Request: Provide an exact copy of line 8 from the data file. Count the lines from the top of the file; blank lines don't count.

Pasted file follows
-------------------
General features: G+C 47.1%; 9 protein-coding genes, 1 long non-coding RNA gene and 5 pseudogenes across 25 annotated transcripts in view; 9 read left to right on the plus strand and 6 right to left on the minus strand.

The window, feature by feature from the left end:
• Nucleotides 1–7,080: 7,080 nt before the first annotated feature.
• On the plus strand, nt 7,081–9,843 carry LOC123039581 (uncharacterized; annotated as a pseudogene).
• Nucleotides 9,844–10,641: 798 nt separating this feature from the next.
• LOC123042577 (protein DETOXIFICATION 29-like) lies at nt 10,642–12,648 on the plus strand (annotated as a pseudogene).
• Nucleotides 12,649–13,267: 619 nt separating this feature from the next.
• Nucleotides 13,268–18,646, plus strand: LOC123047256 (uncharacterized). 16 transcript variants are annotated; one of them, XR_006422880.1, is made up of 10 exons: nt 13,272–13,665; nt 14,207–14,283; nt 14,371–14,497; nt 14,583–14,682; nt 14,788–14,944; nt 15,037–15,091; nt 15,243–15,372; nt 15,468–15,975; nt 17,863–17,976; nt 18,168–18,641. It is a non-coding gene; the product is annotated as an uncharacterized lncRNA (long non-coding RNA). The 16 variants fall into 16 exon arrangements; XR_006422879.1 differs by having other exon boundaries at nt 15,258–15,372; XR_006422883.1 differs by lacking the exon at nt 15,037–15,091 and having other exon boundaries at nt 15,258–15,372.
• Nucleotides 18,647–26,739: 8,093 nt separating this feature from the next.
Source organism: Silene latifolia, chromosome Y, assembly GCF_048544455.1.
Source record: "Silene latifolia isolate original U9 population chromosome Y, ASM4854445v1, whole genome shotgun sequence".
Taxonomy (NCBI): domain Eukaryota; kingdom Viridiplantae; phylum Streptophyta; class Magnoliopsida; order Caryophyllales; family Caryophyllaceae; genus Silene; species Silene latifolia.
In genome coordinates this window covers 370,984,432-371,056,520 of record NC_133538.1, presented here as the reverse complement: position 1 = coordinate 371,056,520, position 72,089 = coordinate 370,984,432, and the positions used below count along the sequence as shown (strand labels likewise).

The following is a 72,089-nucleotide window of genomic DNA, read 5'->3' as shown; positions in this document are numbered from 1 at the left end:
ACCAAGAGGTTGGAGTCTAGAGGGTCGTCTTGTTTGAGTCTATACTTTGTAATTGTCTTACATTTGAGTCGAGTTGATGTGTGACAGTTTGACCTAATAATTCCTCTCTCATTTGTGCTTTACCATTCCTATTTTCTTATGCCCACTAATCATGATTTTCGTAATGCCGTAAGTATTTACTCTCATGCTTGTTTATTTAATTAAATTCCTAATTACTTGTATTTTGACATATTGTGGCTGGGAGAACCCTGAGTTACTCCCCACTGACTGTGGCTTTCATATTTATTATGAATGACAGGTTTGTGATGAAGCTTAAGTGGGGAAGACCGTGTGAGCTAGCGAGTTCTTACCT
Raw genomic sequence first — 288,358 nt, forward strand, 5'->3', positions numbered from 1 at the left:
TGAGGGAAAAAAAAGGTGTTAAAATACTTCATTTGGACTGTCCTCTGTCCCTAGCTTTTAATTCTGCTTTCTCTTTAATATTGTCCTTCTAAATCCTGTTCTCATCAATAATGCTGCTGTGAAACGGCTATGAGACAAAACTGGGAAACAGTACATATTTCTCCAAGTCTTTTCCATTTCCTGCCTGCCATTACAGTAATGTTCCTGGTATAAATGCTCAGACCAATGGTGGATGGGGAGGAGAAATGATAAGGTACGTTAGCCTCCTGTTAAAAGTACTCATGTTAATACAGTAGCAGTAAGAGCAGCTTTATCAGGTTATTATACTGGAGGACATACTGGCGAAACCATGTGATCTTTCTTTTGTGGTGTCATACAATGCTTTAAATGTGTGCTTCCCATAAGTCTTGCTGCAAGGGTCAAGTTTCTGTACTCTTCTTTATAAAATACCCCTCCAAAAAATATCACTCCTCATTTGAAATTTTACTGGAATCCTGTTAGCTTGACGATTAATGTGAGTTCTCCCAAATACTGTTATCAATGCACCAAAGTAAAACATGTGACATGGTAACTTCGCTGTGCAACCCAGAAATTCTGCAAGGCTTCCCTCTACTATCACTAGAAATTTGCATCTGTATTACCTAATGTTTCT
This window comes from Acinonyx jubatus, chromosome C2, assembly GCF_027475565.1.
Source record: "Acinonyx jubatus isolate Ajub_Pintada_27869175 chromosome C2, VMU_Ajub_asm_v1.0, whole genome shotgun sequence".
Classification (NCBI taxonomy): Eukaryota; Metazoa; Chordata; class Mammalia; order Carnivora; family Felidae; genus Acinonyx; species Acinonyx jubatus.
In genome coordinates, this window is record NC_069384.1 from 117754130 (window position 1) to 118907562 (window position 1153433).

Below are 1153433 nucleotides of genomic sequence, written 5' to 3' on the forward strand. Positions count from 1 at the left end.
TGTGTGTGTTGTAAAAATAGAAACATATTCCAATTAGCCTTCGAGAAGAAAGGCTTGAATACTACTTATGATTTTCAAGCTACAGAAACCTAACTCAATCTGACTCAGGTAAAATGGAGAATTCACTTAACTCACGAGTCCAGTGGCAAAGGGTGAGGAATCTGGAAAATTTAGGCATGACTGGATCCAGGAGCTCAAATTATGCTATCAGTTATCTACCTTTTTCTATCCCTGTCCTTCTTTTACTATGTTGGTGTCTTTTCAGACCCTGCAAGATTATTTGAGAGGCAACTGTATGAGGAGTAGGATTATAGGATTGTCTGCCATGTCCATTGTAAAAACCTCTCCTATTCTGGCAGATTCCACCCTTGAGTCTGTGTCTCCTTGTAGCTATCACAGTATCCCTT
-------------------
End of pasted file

• Nucleotides 13,268–18,646, plus strand: LOC123047256 (uncharacterized). 16 transcript variants are annotated; one of them, XR_006422880.1, is made up of 10 exons: nt 13,272–13,665; nt 14,207–14,283; nt 14,371–14,497; nt 14,583–14,682; nt 14,788–14,944; nt 15,037–15,091; nt 15,243–15,372; nt 15,468–15,975; nt 17,863–17,976; nt 18,168–18,641. It is a non-coding gene; the product is annotated as an uncharacterized lncRNA (long non-coding RNA). The 16 variants fall into 16 exon arrangements; XR_006422879.1 differs by having other exon boundaries at nt 15,258–15,372; XR_006422883.1 differs by lacking the exon at nt 15,037–15,091 and having other exon boundaries at nt 15,258–15,372.